Archive for July, 2014
Posted by Tim Askew in Blog, Corporate Rain, Entrepreneurship, The Big Picture, tags: Art Sheetman, AstraZeneca, Atlas Shrugged, Ayn Rand, CEO Magazine, Covidien, Elephant Ventures, Forbes, Jeff Daniels, Jerry Brown, John Galt, Legacy Companies, Medtronic, Neal Asbury, New York Times, Nissan, NY Post, Pfizer, Toyota, Wall Street Journal
Entrepreneurship is wonderful, but where you practice it may have a lot to do with your success.
What city, state, and even country in which you choose to ply your trade may be an increasing determinant of your chances for success. I think it is crucial for all owners to keep a clear focus on the macro-economic picture as well as on the quotidian rigor, passion, and creativity we pour into our firms.
I was caught by several headlines over the last month. First of all, the good news. Manufacturing is increasingly returning to the shores of America. Outsourcing has proven less than utopia for many companies and they are coming home. This is abetted by the increasingly rosy picture for cheap energy in our country, as well as the steady rise in the cost of labor overseas.
Now the bad news. Business is indeed returning—but only to certain states. Business is not and will not return to states like my beloved New York. Or to California. Or to New Jersey. Or to Illinois. Or to any of their benighted business-loathing, bureaucracy loving, blue state colleagues. These states will continue to bleed jobs and tax base.
Why is that? Look no further than recent headlines. Note the WSJ on May 2, 2014. Headline—“Toyota Escapes to Texas.” WSJ and the NY Times (April 29, 2014) report that Toyota plans to move 3,000 high-level (now revised up to 5,000), well-paid jobs from California to Dallas. Yup, that’s right podnuh. Yippee-o-ki-yay. Toyota is merely following the lead of its rival Nissan, which moved its headquarters to Nashville, Tennessee seven years ago for the same reasons. Additionally, Toyota’s CEO, Jim Lenz stressed that this move was not because of any incentives, but simply because Texas likes business. It welcomes it. Texas is truly business friendly, in addition to having affordable housing and zero income tax. The state-local tax burden is over 50% higher in CA. Electricity is also 50% higher. Just since 2011 over 25 companies—big companies—have moved to Texas.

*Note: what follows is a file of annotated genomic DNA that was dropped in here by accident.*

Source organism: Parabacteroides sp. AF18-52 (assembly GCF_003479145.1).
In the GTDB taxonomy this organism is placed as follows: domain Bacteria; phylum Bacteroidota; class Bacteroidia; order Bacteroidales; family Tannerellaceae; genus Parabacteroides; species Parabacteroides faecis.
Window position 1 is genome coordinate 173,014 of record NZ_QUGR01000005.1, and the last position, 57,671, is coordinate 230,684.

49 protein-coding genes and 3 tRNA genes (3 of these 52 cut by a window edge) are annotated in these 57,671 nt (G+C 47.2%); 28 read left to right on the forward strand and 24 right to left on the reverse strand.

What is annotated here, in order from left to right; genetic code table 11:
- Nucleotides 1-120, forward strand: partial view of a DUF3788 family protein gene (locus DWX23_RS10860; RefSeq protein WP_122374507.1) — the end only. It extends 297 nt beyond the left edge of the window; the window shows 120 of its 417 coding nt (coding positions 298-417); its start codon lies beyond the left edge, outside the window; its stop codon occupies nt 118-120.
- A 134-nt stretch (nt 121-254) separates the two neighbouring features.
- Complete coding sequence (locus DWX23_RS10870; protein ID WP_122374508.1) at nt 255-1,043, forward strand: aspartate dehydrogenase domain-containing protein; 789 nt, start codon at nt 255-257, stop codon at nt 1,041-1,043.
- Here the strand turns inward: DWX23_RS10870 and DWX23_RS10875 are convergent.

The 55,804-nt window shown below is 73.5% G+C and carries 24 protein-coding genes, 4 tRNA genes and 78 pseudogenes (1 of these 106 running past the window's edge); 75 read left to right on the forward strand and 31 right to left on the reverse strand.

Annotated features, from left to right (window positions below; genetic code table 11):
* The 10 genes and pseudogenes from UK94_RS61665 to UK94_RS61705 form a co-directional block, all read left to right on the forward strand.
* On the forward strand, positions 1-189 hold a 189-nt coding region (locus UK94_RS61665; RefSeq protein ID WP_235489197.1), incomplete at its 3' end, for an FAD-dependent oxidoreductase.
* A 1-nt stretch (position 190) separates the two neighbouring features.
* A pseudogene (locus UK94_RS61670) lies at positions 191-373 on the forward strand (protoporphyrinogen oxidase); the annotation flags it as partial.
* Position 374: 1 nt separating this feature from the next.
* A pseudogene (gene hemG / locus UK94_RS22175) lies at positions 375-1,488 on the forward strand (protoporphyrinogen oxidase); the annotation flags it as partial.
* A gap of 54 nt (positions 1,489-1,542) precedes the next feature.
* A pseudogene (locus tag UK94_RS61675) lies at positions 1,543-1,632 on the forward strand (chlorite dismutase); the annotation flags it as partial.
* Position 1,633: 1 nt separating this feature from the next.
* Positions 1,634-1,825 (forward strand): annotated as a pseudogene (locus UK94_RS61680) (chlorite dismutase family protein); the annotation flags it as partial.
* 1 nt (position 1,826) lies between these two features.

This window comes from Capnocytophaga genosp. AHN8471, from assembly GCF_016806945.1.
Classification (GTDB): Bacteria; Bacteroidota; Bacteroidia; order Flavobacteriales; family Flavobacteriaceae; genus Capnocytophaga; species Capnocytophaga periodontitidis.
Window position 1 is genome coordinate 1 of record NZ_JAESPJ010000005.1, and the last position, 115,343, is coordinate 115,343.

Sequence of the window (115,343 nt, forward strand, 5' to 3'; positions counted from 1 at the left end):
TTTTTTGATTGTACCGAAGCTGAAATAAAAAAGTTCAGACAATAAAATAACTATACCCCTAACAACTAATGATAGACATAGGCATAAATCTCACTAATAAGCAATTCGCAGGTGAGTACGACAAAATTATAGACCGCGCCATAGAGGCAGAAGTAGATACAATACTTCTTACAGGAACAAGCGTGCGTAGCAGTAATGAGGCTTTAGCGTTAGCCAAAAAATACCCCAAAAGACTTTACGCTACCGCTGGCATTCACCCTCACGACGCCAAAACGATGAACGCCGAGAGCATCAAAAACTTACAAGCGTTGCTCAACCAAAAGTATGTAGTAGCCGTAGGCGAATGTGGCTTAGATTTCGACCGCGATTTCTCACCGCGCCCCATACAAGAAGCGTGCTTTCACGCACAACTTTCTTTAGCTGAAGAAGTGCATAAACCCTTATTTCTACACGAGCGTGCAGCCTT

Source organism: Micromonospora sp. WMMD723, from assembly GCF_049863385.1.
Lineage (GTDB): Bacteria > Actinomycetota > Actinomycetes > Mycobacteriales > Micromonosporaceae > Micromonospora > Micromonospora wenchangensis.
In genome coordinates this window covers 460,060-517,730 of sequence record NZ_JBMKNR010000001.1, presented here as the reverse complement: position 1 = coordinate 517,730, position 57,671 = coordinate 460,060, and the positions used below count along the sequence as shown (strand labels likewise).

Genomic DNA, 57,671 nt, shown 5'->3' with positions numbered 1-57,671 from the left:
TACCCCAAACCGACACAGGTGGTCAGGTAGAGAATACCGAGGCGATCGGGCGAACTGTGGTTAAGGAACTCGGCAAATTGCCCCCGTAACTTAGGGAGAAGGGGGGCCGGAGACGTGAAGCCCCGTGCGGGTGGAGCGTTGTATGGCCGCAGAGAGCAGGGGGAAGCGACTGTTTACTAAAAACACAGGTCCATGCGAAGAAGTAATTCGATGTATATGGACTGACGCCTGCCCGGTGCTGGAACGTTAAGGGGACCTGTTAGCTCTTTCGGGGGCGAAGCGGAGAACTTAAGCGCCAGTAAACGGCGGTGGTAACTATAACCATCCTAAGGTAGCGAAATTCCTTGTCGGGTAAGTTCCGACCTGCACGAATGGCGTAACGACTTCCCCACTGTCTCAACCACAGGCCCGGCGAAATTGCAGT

Gov. Jerry Brown of CA, promoting his re-election, seems unconcerned. He says, “We’ve got a few problems, we have lots of little burdens and regulations and taxes, but people figure out how to make it.” Yes, they do, Jerry. They figure out how to make it elsewhere.
You may say that in NYC and Silicon Valley technology companies are booming. True enough. But how long can you disincentivize entrepreneurs till they move to Austin, Houston, San Antonio, Dallas, Nashville, Charleston, and Miami? Not forever, that’s for sure.
Note this headline in the NY Post from May 25, 2014–“Business Not Loving New York.” It documents why outsourced jobs won’t come back to NYC. The post quotes Neal Asbury, CEO of Legacy Companies, as saying, “If you are a businessman thinking of bringing jobs back to the 50 states, NY is at the bottom of that list….You have a governor telling you he doesn’t want conservative businessmen in his state and a NYC mayor obsesses with raising taxes to pay for even more entitlements. That’s not sending a great message.” Entrepreneur Art Shectman of Elephant Ventures, a 25-person midtown Manhattan digital strategy and consulting firm, says, “You pay $150,000 a year here for someone who will do the same job in the mid-west for $90,000.” That’s why CEO Magazine ranks NY 49th in business climate and and Texas #1.
In addition to California and New York, Forbes lists Massechusetts, NJ, Connecticutt, and Illinois among the top states people are fleeing in droves. And I would posit they are leaving these states as much because of their top heavy, inefficient bureaucracies as their excessive taxation. These states seem to go quite out of their way to throw up regulatory barriers in front of creative, disruptive job creators. Stupid.